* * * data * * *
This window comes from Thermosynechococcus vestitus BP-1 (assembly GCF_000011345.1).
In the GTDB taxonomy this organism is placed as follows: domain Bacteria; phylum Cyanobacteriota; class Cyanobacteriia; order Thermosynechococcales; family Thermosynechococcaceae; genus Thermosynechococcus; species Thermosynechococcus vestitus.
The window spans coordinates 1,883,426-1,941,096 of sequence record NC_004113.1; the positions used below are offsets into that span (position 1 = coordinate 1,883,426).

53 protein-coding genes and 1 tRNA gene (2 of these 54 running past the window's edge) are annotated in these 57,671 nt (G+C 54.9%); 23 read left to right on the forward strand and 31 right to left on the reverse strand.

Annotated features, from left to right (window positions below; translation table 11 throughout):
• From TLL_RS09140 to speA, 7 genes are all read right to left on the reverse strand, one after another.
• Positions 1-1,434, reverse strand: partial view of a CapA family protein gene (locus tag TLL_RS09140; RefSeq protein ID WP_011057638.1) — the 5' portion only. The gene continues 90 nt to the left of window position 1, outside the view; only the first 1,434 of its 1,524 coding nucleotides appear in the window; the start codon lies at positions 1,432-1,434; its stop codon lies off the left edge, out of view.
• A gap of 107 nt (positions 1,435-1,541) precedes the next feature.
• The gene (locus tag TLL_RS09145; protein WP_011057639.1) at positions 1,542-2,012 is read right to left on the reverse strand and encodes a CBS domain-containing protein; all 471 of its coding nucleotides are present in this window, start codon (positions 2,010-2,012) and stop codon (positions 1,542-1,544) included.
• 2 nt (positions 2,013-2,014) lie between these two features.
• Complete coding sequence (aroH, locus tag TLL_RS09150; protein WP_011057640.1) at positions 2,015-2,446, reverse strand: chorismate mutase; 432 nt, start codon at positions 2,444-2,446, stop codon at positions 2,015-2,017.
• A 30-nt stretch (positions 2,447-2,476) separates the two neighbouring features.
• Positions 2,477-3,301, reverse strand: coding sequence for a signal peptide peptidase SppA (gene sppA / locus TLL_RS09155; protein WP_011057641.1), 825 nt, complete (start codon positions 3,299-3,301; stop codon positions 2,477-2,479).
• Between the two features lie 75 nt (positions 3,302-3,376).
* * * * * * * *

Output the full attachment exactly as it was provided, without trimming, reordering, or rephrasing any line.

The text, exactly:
This window comes from Thermosynechococcus vestitus BP-1 (assembly GCF_000011345.1).
In the GTDB taxonomy this organism is placed as follows: domain Bacteria; phylum Cyanobacteriota; class Cyanobacteriia; order Thermosynechococcales; family Thermosynechococcaceae; genus Thermosynechococcus; species Thermosynechococcus vestitus.
The window spans coordinates 1,883,426-1,941,096 of sequence record NC_004113.1; the positions used below are offsets into that span (position 1 = coordinate 1,883,426).

53 protein-coding genes and 1 tRNA gene (2 of these 54 running past the window's edge) are annotated in these 57,671 nt (G+C 54.9%); 23 read left to right on the forward strand and 31 right to left on the reverse strand.

Annotated features, from left to right (window positions below; translation table 11 throughout):
• From TLL_RS09140 to speA, 7 genes are all read right to left on the reverse strand, one after another.
• Positions 1-1,434, reverse strand: partial view of a CapA family protein gene (locus tag TLL_RS09140; RefSeq protein ID WP_011057638.1) — the 5' portion only. The gene continues 90 nt to the left of window position 1, outside the view; only the first 1,434 of its 1,524 coding nucleotides appear in the window; the start codon lies at positions 1,432-1,434; its stop codon lies off the left edge, out of view.
• A gap of 107 nt (positions 1,435-1,541) precedes the next feature.
• The gene (locus tag TLL_RS09145; protein WP_011057639.1) at positions 1,542-2,012 is read right to left on the reverse strand and encodes a CBS domain-containing protein; all 471 of its coding nucleotides are present in this window, start codon (positions 2,010-2,012) and stop codon (positions 1,542-1,544) included.
• 2 nt (positions 2,013-2,014) lie between these two features.
• Complete coding sequence (aroH, locus tag TLL_RS09150; protein WP_011057640.1) at positions 2,015-2,446, reverse strand: chorismate mutase; 432 nt, start codon at positions 2,444-2,446, stop codon at positions 2,015-2,017.
• A 30-nt stretch (positions 2,447-2,476) separates the two neighbouring features.
• Positions 2,477-3,301, reverse strand: coding sequence for a signal peptide peptidase SppA (gene sppA / locus TLL_RS09155; protein WP_011057641.1), 825 nt, complete (start codon positions 3,299-3,301; stop codon positions 2,477-2,479).
• Between the two features lie 75 nt (positions 3,302-3,376).